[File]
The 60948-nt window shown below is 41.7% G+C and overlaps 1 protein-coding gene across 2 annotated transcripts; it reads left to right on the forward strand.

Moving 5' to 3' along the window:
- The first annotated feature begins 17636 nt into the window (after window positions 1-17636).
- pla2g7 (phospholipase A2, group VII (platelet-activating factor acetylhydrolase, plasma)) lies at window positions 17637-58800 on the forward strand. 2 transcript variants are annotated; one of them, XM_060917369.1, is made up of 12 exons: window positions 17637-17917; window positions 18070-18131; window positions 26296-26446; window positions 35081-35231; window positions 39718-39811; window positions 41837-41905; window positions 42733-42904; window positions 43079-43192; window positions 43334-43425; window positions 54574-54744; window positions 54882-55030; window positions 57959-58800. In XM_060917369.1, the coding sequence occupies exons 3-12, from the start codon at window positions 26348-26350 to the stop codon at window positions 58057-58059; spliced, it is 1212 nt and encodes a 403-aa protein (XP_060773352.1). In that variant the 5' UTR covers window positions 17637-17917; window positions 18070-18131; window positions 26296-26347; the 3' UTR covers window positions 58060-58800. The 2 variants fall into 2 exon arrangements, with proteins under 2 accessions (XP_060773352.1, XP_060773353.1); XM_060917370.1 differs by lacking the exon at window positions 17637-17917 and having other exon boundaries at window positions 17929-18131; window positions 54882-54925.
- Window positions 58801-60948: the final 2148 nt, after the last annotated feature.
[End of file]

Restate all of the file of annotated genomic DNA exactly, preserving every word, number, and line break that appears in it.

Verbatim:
The 60948-nt window shown below is 41.7% G+C and overlaps 1 protein-coding gene across 2 annotated transcripts; it reads left to right on the forward strand.

Moving 5' to 3' along the window:
- The first annotated feature begins 17636 nt into the window (after window positions 1-17636).
- pla2g7 (phospholipase A2, group VII (platelet-activating factor acetylhydrolase, plasma)) lies at window positions 17637-58800 on the forward strand. 2 transcript variants are annotated; one of them, XM_060917369.1, is made up of 12 exons: window positions 17637-17917; window positions 18070-18131; window positions 26296-26446; window positions 35081-35231; window positions 39718-39811; window positions 41837-41905; window positions 42733-42904; window positions 43079-43192; window positions 43334-43425; window positions 54574-54744; window positions 54882-55030; window positions 57959-58800. In XM_060917369.1, the coding sequence occupies exons 3-12, from the start codon at window positions 26348-26350 to the stop codon at window positions 58057-58059; spliced, it is 1212 nt and encodes a 403-aa protein (XP_060773352.1). In that variant the 5' UTR covers window positions 17637-17917; window positions 18070-18131; window positions 26296-26347; the 3' UTR covers window positions 58060-58800. The 2 variants fall into 2 exon arrangements, with proteins under 2 accessions (XP_060773352.1, XP_060773353.1); XM_060917370.1 differs by lacking the exon at window positions 17637-17917 and having other exon boundaries at window positions 17929-18131; window positions 54882-54925.
- Window positions 58801-60948: the final 2148 nt, after the last annotated feature.